http://www.which.magazine.co.uk/supplements/digitalphotography

Maybe there's something like that wherever you are (I don't know where because your profile is blank).


Also, as I should have said first, take a look at....

http://www.steves-digicams.com/digresources.html#books

Good luck, and happy shooting!

Last edited by Alan T; May 15, 2009 at 3:14 AM.
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Old May 15, 2009, 7:44 AM   #3
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I agree with Alan and would like to emphasize a couple of points:
Quote:
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... or, even better, a good book would be a better place to start, alongside much practise with your camera.
...
A book has the advantage over the web because the photos are produced in higher resolution. Don't worry much about the book being about chemical cameras instead of digital: f/stops, shutter speed, ISO, composition, ... pretty much all the important issues are the same for both.

To learn the specifics of your camera nothing will substitute for practice and reading the manual. One big advantage of digital is that much of the information about the photo (f/stop, shutter speed, ISO, focal length, ...) are kept track of in the EXIF data attached to the photo. Learning how to read that will help your practice a great deal.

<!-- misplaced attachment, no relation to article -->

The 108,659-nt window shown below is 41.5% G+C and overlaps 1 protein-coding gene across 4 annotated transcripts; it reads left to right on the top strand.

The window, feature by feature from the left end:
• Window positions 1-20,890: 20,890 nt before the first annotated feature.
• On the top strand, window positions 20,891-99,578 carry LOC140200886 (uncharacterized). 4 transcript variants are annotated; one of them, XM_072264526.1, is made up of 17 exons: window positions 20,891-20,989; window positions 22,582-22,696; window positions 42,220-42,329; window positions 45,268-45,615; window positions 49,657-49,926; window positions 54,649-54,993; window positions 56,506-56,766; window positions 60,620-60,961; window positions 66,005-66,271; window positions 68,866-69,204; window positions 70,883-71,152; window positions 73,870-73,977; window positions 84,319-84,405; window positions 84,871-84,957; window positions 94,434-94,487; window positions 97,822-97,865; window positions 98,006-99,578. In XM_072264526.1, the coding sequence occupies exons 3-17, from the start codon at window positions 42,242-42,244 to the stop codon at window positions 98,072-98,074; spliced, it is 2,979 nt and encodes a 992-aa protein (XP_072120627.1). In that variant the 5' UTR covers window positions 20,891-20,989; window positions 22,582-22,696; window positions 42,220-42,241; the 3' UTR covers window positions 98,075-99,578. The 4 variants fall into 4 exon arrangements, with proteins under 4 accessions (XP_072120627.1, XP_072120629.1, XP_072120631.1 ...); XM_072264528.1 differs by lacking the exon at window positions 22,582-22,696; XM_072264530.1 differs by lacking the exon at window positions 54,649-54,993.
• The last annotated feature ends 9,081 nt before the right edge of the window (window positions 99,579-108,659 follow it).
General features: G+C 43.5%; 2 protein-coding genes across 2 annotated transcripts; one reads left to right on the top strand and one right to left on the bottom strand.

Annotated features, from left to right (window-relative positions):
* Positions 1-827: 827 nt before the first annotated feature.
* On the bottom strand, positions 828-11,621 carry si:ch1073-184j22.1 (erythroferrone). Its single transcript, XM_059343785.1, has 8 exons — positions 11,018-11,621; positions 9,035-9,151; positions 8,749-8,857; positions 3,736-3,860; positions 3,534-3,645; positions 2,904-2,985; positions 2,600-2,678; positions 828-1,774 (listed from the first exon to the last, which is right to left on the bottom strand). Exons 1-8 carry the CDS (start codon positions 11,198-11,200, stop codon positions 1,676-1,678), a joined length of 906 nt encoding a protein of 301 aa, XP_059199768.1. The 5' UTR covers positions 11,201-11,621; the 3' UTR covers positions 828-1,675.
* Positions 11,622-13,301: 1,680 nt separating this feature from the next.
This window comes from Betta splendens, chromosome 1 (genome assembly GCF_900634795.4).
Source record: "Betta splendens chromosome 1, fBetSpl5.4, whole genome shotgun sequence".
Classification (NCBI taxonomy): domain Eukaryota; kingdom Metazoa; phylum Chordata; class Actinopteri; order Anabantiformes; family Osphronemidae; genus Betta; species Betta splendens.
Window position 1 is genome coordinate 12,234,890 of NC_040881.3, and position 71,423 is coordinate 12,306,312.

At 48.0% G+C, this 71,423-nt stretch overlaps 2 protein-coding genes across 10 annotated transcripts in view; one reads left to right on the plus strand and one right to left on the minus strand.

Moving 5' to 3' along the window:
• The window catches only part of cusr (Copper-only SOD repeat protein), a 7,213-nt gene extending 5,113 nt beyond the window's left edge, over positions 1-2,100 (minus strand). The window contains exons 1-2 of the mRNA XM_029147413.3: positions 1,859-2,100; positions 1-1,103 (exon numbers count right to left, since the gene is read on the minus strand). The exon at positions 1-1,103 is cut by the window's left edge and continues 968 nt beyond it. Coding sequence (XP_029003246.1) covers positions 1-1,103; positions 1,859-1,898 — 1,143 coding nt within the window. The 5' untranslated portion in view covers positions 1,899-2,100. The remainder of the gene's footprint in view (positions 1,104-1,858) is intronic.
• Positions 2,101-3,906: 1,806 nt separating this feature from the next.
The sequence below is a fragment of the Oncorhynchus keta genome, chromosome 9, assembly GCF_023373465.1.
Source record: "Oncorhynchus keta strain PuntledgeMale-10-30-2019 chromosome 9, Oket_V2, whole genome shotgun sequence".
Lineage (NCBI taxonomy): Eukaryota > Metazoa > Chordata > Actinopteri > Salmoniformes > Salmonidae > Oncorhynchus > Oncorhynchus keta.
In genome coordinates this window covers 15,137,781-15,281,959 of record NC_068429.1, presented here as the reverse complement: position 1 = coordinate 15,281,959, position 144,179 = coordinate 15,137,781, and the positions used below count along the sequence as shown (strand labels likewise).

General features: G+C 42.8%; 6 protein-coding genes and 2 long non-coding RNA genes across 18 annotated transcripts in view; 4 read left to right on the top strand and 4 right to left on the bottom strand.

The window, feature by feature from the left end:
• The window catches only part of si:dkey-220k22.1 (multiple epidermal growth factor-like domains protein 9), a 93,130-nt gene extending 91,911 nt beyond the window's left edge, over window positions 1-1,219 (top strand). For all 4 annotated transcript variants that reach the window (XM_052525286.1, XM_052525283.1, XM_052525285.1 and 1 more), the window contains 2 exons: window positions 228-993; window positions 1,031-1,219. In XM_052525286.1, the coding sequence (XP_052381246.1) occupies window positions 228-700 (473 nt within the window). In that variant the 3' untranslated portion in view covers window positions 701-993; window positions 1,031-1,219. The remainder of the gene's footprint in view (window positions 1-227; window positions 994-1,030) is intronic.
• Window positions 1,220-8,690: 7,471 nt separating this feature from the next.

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Old May 15, 2009, 12:32 PM   #4
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Well, I don't discuss the point that a book is a better way -or tool- to learn this kind of things.

But being this a forum it's a good chance to share information among users, therefore, it's normal in forums that more experienced users can create good tutorials about insteresting topics.
Since I'd been in forums I'd read tutorials and the classics how-to guides that help people to learn or to solve problems.

I know that there's a lot of manuals, tutorials, how-to-guides, and other stuff in the web. But my suggestion was to be able to you guys, the more experienced ones, can suggest the newbies some links or to create tutorials to share good info.
Since I don't know about photography I can't tell about if a tutorial or any information is it right or it is wrong.
That's why I suggested this.

Like I said, it's normal in other forums to find tutorials about interesting topics and that's a really good thing IMO.


About the the specs of the camera, I'm used to read about thousand times the manual and many sites.
I was refering to the terms not to the specs.